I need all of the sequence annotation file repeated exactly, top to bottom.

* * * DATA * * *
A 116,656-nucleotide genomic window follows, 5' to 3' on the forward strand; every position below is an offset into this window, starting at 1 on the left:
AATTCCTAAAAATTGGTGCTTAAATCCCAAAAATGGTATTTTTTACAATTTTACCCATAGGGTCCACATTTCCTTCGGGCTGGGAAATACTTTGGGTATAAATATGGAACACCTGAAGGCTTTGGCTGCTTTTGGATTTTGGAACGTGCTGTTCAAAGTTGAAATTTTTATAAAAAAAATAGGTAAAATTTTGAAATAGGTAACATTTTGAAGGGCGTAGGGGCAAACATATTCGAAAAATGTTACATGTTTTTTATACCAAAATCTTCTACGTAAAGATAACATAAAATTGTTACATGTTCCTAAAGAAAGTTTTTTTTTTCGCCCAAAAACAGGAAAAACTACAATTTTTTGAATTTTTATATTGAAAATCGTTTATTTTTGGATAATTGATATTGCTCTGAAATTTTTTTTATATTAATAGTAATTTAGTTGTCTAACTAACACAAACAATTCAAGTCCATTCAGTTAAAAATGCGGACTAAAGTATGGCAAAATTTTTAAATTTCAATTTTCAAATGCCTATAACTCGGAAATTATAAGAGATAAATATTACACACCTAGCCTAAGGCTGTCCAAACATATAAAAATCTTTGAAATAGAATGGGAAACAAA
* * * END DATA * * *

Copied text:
A 116,656-nucleotide genomic window follows, 5' to 3' on the forward strand; every position below is an offset into this window, starting at 1 on the left:
AATTCCTAAAAATTGGTGCTTAAATCCCAAAAATGGTATTTTTTACAATTTTACCCATAGGGTCCACATTTCCTTCGGGCTGGGAAATACTTTGGGTATAAATATGGAACACCTGAAGGCTTTGGCTGCTTTTGGATTTTGGAACGTGCTGTTCAAAGTTGAAATTTTTATAAAAAAAATAGGTAAAATTTTGAAATAGGTAACATTTTGAAGGGCGTAGGGGCAAACATATTCGAAAAATGTTACATGTTTTTTATACCAAAATCTTCTACGTAAAGATAACATAAAATTGTTACATGTTCCTAAAGAAAGTTTTTTTTTTCGCCCAAAAACAGGAAAAACTACAATTTTTTGAATTTTTATATTGAAAATCGTTTATTTTTGGATAATTGATATTGCTCTGAAATTTTTTTTATATTAATAGTAATTTAGTTGTCTAACTAACACAAACAATTCAAGTCCATTCAGTTAAAAATGCGGACTAAAGTATGGCAAAATTTTTAAATTTCAATTTTCAAATGCCTATAACTCGGAAATTATAAGAGATAAATATTACACACCTAGCCTAAGGCTGTCCAAACATATAAAAATCTTTGAAATAGAATGGGAAACAAA